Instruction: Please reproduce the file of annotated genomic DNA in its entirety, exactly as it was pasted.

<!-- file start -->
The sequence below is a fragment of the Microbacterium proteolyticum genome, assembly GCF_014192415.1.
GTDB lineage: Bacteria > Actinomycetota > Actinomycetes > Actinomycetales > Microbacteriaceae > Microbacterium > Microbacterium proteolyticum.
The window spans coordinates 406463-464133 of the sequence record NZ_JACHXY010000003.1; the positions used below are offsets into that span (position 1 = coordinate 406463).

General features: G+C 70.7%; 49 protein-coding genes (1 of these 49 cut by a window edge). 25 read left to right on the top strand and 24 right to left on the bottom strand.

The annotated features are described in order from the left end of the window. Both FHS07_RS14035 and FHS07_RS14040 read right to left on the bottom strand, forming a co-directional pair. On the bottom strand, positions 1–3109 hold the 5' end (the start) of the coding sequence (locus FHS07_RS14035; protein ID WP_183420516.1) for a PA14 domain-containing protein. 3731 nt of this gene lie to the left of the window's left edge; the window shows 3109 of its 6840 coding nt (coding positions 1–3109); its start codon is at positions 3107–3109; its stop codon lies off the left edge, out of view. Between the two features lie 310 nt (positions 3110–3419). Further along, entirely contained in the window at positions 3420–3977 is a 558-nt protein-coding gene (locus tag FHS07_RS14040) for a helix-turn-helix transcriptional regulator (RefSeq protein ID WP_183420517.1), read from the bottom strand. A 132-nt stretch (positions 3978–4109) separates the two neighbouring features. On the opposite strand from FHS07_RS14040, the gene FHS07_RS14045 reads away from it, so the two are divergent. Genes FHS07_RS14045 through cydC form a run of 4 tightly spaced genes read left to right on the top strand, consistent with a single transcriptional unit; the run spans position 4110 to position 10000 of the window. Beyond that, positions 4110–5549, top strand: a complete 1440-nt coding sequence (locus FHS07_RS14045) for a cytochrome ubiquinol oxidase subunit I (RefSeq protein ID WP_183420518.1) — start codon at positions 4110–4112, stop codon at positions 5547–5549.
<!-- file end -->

The sequence below is a fragment of the Microbacterium proteolyticum genome, assembly GCF_014192415.1.
GTDB lineage: Bacteria > Actinomycetota > Actinomycetes > Actinomycetales > Microbacteriaceae > Microbacterium > Microbacterium proteolyticum.
The window spans coordinates 406463-464133 of the sequence record NZ_JACHXY010000003.1; the positions used below are offsets into that span (position 1 = coordinate 406463).

General features: G+C 70.7%; 49 protein-coding genes (1 of these 49 cut by a window edge). 25 read left to right on the top strand and 24 right to left on the bottom strand.

The annotated features are described in order from the left end of the window. Both FHS07_RS14035 and FHS07_RS14040 read right to left on the bottom strand, forming a co-directional pair. On the bottom strand, positions 1–3109 hold the 5' end (the start) of the coding sequence (locus FHS07_RS14035; protein ID WP_183420516.1) for a PA14 domain-containing protein. 3731 nt of this gene lie to the left of the window's left edge; the window shows 3109 of its 6840 coding nt (coding positions 1–3109); its start codon is at positions 3107–3109; its stop codon lies off the left edge, out of view. Between the two features lie 310 nt (positions 3110–3419). Further along, entirely contained in the window at positions 3420–3977 is a 558-nt protein-coding gene (locus tag FHS07_RS14040) for a helix-turn-helix transcriptional regulator (RefSeq protein ID WP_183420517.1), read from the bottom strand. A 132-nt stretch (positions 3978–4109) separates the two neighbouring features. On the opposite strand from FHS07_RS14040, the gene FHS07_RS14045 reads away from it, so the two are divergent. Genes FHS07_RS14045 through cydC form a run of 4 tightly spaced genes read left to right on the top strand, consistent with a single transcriptional unit; the run spans position 4110 to position 10000 of the window. Beyond that, positions 4110–5549, top strand: a complete 1440-nt coding sequence (locus FHS07_RS14045) for a cytochrome ubiquinol oxidase subunit I (RefSeq protein ID WP_183420518.1) — start codon at positions 4110–4112, stop codon at positions 5547–5549.